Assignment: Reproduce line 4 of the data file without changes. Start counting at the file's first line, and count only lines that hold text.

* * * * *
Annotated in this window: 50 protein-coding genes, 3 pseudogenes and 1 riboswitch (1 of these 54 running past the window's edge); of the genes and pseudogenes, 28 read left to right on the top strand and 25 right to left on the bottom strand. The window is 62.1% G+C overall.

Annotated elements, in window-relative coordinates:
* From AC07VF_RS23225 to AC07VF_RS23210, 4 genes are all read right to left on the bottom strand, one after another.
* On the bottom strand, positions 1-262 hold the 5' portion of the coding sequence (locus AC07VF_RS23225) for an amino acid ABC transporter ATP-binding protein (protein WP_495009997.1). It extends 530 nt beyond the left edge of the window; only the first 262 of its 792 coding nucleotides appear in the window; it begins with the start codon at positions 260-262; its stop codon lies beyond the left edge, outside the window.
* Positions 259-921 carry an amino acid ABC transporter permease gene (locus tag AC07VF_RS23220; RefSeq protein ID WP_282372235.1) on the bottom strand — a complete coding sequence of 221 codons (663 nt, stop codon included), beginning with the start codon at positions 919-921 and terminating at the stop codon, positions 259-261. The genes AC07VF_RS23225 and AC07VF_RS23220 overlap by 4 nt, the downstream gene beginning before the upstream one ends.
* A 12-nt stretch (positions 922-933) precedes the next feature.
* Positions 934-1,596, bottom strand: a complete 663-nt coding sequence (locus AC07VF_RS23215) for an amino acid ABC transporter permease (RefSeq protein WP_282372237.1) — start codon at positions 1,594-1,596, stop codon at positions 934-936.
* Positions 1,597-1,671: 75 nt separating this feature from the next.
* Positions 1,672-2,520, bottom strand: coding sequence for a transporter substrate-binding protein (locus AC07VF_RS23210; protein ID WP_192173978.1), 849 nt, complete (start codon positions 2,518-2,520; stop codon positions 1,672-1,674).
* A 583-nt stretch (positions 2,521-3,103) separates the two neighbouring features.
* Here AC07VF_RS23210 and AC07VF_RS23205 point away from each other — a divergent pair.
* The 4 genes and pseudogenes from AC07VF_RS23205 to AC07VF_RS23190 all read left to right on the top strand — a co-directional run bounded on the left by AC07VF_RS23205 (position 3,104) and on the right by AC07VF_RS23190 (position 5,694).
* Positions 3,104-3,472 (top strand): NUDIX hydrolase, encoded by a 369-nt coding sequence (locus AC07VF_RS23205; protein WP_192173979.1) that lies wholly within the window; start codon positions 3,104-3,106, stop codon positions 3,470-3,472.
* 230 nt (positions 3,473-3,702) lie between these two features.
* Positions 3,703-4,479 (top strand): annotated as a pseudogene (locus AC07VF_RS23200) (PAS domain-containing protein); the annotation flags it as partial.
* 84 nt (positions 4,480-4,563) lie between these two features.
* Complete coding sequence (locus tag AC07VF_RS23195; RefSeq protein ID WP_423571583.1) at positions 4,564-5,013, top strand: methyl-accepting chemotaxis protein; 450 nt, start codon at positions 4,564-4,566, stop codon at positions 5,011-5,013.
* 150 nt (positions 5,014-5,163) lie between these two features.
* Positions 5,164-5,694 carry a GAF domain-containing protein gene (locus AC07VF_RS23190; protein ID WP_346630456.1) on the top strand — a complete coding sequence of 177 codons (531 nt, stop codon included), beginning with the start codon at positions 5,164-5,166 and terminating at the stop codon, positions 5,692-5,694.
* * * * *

* On the bottom strand, positions 1-262 hold the 5' portion of the coding sequence (locus AC07VF_RS23225) for an amino acid ABC transporter ATP-binding protein (protein WP_495009997.1). It extends 530 nt beyond the left edge of the window; only the first 262 of its 792 coding nucleotides appear in the window; it begins with the start codon at positions 260-262; its stop codon lies beyond the left edge, outside the window.